In a memorandum issued days before he flew to France last week for the United Nations climate summit, Brown ordered his administration to review the impact of greenhouse gas emissions policies on poor and heavily polluted communities in California.
The memo followed speeches in recent months in which Brown has emphasized an especially hazardous class of pollutants, including methane, black carbon and fluorinated gases, that sicken millions of people worldwide each year.
These pollutants, unlike carbon dioxide, remain in the atmosphere for a relatively short period of time. But they are so potent, scientists say, that removing them from the atmosphere could both slow the pace of global warming and clean the air.
Brown’s shifting focus to these pollutants is not only an environmental matter. It is a political opportunity, as well. In focusing on local pollution, the Democratic governor is seeking to broaden the appeal of his climate agenda to lawmakers who resisted the petroleum regulation that he advanced – and ultimately withdrew – in September. That effort suffered not only from a multimillion dollar lobbying campaign by California oil interests, but also from an argument by some moderate Democrats that the administration was doing too little to improve the environment where their constituents live.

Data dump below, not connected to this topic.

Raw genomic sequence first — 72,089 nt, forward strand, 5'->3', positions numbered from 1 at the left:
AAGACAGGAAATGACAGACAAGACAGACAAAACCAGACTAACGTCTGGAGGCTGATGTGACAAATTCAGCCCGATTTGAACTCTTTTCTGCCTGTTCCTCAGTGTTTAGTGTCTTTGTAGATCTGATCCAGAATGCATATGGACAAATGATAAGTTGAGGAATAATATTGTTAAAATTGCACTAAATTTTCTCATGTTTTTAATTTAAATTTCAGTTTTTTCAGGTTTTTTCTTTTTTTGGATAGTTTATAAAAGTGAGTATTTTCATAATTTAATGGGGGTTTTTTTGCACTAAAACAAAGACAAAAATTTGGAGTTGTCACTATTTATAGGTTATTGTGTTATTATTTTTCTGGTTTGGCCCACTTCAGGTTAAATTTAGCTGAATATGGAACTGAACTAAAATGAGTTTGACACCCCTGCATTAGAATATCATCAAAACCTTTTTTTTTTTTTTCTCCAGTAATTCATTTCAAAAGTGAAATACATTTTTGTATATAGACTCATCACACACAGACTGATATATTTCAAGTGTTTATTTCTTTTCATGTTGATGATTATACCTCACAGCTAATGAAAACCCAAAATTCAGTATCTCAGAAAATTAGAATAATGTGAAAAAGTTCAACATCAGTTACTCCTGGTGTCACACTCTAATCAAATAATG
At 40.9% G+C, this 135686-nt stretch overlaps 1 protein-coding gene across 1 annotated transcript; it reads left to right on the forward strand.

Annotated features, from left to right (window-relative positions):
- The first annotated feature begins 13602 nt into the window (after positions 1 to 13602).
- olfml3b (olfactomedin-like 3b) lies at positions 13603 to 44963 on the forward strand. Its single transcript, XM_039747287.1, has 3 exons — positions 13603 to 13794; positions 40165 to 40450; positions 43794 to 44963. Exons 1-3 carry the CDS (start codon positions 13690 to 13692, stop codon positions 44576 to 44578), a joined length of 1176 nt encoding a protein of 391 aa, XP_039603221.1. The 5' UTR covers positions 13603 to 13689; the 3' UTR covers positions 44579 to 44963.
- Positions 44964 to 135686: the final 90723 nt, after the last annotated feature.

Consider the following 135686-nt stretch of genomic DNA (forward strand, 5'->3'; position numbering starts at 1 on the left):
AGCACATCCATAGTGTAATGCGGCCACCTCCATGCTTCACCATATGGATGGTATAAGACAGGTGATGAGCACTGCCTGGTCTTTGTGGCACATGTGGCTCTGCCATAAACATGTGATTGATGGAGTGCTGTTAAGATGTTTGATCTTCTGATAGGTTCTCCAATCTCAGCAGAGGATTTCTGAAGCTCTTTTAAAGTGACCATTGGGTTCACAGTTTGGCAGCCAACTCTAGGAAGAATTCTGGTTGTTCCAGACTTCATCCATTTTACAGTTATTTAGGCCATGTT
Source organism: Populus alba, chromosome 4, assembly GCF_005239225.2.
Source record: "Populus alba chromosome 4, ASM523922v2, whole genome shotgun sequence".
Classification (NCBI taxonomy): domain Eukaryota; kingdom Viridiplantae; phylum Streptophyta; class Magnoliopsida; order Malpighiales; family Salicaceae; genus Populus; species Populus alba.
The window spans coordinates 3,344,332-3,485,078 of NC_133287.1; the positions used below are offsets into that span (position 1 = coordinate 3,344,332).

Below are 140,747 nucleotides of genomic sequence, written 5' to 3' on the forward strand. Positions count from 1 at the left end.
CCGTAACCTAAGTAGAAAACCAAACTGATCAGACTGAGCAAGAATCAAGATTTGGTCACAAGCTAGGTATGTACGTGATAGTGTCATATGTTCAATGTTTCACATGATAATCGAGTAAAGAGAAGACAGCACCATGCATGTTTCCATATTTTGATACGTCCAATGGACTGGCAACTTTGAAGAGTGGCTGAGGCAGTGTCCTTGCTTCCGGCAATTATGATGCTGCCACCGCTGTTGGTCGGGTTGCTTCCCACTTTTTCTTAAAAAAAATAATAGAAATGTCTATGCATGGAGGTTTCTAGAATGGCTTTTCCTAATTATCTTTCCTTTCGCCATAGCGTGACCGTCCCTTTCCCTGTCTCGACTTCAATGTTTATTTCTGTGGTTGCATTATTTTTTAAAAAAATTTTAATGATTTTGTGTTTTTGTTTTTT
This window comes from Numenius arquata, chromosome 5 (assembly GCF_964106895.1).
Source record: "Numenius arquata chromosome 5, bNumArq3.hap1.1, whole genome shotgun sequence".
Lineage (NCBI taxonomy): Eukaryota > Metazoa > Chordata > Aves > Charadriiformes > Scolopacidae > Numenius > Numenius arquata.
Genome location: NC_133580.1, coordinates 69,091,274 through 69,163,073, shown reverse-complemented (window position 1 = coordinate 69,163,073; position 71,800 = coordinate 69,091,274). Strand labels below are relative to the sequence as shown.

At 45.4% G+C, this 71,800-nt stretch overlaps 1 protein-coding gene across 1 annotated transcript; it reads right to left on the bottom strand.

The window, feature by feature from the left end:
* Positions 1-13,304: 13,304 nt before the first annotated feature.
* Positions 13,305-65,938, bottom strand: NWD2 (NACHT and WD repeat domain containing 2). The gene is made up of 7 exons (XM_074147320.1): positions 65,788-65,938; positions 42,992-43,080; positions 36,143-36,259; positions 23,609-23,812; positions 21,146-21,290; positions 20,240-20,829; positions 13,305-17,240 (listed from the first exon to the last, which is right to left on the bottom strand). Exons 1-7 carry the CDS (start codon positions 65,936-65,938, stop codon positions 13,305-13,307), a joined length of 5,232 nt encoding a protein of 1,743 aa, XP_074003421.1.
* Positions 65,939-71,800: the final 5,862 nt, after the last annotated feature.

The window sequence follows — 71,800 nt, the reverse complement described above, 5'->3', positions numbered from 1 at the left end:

During the past decade, as California ramped up its climate change program, Brown and his predecessor, Gov. Arnold Schwarzenegger, focused heavily on reducing emissions of carbon dioxide through the establishment of a cap-and-trade program – in which polluters pay to offset emissions – and through regulations designed to reduce the carbon intensity of gasoline and other transportation fuels.
The programs were widely praised for reducing carbon emissions, and Brown and Schwarzenegger promoted them in joint appearances in Paris this week. But environmental groups and representatives of some of the state’s poorest areas accused the administration, in its focus on overall emissions, of paying too little attention to local environmental impacts.
“I’ve been speaking about short-lived climate pollutants since Day 1,” said Senate President Pro Tem Kevin de León, a Los Angeles Democrat who is also in Paris for the climate talks. “I have seven major freeways that crisscross my district like a serpent that chokes the air out of my constituents’ lungs.”
He described efforts to address short-lived pollutants as “a battle with the (California Air Resources Board) because … their mindset and perspective was it was (carbon) exclusively.”